Symptoms of Drug Use
When you have a lingering suspicion that your friend or a family member has gotten involved with drug use, it can be a sinking feeling. You may feel frustrated, guilty, angry, sad, worried or any combination of emotions. You may feel overwhelmed, not knowing what to do, and helpless, wondering if you can even have an impact.
The good news is that your intervention with your loved one can truly make a difference. Your honest care and concern can help someone seek rehab and heal from a substance use disorder for good. Don’t jump ahead of the process, though. First, you’ll want to confirm that substance use is at play before making unfounded accusations.
Look for the following signs and symptoms of drug use before having a conversation about getting help.
Signs of drug use
There are two categories of signs you’ll want to start noticing. The first is behavioral signs of drug use. These signs can be spotted even in the early stages of drug use before a full-fledged addiction has developed, and will become more clear as the dependency develops.
- acting secretively
- hiding drugs and drug paraphernalia
- missing commitments to use drugs or to hide being under the influence
- lying or making excuses regarding finances
- spending time with people you don’t know
- texting or calling numbers you’re unfamiliar with
- avoiding questions about drug use or changes in behavior
- spending time with a new social group
- giving vague answers regarding where they’re going
- wanting to do things alone
- acting defensive
- appearing on-edge, or hypervigilant, always watching their back
- changing moods with no apparent reason (this is a sign of withdrawal)
- seeming to get lost in thought
- fluctuating between elation and depression
- negative self-talk
- poor self-esteem
- neglecting appearance
- participating in increasingly dangerous behavior
- loss of employment
- broken relationships
- mounting stress
While someone who struggles with a substance use disorder may be able to hide their addictive behaviors at first, as a dependence builds, the evidence will become more and more apparent. Soon, even those who aren’t considered close family and friends will start to notice signs and symptoms of drug use.
Drug use symptoms
The second category of signs and symptoms of drug use is the physical consequences of addiction. Some of these may be observable changes, and others you may only catch by listening closely to your loved one.
- feeling euphoric
- heightened senses
- red eyes
- dry mouth
- dizziness or lightheadedness
- poor coordination
- feeling invincible
- slow reaction time
- poor decision making
- difficulty remembering things
- nausea and vomiting
- anxiety and paranoia
- muscle tension or spasms
- increased heart rate
- violent or aggressive behavior
- accident-prone behavior
- other withdrawal symptoms
As an addiction develops, so do drug use dangers. These and other problematic drug use symptoms will increase with time and eventually prevent a person from living a normal, daily life. If your friend or family is struggling to complete tasks that were once easy, it’s likely that a substance use disorder has set in.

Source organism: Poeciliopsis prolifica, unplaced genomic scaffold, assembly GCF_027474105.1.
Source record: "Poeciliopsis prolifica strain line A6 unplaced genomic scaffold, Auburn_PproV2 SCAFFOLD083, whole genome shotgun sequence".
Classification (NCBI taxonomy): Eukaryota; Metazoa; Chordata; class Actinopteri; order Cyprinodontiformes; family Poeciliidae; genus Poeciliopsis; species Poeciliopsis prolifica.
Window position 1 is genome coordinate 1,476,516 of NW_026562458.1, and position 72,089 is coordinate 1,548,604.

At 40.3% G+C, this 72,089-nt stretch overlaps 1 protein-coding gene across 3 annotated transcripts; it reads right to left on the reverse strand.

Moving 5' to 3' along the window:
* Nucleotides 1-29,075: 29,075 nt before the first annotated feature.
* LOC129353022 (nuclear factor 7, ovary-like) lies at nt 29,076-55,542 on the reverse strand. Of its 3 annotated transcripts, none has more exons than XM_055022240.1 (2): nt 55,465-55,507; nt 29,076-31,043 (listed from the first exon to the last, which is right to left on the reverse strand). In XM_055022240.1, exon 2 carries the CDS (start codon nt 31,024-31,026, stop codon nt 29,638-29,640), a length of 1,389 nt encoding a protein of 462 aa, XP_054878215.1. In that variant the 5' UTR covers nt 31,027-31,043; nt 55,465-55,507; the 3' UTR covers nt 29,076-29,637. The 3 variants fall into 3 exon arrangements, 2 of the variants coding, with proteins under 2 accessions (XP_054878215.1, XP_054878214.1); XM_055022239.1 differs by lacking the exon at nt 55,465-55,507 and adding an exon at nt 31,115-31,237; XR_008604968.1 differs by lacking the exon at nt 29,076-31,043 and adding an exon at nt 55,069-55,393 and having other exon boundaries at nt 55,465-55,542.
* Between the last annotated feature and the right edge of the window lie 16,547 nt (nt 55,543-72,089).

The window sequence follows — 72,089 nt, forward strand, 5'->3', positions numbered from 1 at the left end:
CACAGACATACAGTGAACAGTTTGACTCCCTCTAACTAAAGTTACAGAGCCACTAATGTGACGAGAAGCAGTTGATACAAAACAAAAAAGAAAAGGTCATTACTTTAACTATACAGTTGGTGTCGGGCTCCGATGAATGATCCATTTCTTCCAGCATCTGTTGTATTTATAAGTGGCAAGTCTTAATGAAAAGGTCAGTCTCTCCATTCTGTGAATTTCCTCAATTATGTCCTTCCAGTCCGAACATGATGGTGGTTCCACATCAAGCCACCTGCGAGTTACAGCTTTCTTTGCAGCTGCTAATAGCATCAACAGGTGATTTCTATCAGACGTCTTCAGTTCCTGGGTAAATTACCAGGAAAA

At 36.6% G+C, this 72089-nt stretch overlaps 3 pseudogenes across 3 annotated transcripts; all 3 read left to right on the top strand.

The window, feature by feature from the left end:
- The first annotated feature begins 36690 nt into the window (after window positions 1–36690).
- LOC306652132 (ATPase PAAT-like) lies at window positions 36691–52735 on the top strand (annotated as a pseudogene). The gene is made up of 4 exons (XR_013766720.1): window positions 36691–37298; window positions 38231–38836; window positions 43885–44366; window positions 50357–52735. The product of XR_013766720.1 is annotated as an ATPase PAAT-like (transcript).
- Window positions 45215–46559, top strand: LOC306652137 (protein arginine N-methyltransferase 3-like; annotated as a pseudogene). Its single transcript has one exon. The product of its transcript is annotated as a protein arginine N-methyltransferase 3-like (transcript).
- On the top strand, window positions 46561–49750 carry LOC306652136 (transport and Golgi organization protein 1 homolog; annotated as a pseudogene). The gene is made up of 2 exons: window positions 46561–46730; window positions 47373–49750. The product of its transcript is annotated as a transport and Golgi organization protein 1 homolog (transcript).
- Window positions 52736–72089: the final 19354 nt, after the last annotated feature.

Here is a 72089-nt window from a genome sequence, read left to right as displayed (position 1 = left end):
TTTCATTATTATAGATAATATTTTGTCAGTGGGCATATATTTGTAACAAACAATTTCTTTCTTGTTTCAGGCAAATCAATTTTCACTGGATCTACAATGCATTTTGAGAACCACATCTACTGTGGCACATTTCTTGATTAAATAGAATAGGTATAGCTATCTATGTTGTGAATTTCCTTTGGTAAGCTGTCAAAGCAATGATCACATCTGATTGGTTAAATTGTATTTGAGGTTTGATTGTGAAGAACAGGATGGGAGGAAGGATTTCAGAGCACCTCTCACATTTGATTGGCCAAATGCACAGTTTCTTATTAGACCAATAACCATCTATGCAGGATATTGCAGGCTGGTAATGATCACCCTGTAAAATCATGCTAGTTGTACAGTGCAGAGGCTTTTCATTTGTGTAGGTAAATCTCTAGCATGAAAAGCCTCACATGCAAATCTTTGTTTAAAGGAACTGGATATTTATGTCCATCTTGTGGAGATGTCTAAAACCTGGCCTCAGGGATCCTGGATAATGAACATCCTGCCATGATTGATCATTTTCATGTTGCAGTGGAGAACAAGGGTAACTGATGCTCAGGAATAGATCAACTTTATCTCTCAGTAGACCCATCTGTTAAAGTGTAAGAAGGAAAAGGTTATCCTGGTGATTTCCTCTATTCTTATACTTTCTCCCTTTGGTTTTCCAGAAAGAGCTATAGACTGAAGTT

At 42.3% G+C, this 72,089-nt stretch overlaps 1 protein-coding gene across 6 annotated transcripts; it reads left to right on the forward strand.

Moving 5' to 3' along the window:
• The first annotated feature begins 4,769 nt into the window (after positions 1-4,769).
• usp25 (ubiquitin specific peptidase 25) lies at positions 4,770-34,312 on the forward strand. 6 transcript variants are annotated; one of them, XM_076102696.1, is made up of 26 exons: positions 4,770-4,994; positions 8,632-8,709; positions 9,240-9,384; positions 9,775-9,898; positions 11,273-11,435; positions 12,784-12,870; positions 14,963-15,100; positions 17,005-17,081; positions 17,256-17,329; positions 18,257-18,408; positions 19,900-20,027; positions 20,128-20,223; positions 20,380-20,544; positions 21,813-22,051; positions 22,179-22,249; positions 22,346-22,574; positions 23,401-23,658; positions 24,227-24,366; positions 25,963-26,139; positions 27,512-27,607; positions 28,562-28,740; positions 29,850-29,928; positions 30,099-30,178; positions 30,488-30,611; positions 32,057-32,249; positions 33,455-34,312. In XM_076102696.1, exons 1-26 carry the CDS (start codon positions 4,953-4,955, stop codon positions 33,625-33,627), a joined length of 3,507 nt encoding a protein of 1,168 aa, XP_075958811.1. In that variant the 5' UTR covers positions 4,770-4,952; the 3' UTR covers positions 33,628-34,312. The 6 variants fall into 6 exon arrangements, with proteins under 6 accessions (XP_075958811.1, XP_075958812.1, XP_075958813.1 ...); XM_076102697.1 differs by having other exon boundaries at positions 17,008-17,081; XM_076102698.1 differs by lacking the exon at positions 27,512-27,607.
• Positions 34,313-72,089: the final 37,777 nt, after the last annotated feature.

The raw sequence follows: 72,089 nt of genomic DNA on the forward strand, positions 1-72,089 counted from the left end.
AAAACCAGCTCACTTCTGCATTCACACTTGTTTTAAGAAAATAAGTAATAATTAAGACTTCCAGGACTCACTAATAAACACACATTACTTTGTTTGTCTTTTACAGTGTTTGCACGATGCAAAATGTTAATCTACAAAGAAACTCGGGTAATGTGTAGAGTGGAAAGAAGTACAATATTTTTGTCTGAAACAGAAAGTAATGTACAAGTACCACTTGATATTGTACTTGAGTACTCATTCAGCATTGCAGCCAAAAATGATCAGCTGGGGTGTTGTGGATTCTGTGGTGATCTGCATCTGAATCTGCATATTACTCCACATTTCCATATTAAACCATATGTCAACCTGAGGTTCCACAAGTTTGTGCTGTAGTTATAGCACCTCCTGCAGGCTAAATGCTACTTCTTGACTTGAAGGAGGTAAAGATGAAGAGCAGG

Seek emergency help if someone you know has used substances and any of the following has occurred.
- Changes in consciousness (unresponsiveness, passing out, etc)
- Potential overdose
- Trouble breathing
- Demonstrates signs of a possible heart attack, such as chest pain or pressure
- Seizures or convulsions
- Slowed heart rate
If your loved one has shown behavioral or physical signs and symptoms of drug use, it’s time to have an important conversation.
What to say
Let the dangers of drug use convince you that now is the time to intervene. Waiting could be harmful, and you could be the catalyst for your friend or family member to begin seeking professional care. Knowing when to intervene is only half the preparation, though. You’re surely wondering what to say.
There is no exact formula that will guarantee a breakthrough for your loved one. However, there are some important topics to cover that will have an impact. Here is a few points to hit on.
- Say that you care: this conversation isn’t about judgment, but about empathy. Your comments will go over much better if you open the chat with compassion and respect.
- Say what you’ve noticed: reported observed behaviors is one of the best ways to explain why you think drug addiction is at play, and listing what you’ve seen is harder to deny than a straight-out allegation of substance abuse.
- Say what you think should happen next: explain that while you aren’t a professional, you know that the best hope for recovery is through rehab and treatment. Consider offering local resources or options nearby for inpatient treatment if your loved one is open to the idea.
- Say that you’re willing to listen: leave the floor open for your loved one to reply or explain behaviors. Even though your family member or friend may still deny a drug problem, you’ve laid the groundwork for future conversations and have shown that you care enough to help if he or she has a change of heart.
These steps aren’t guaranteed to get your loved one on the path to recovery, but after noticing signs of drug use and having this pivotal conversation, you can rest easy knowing that you did what you could and the rest is up to your loved one.
Regardless of how bad drug or alcohol use has become, help is always available. Contact Freedom Detox to get evidence-based treatment from providers who care. Get back on track to a healthier, happier life.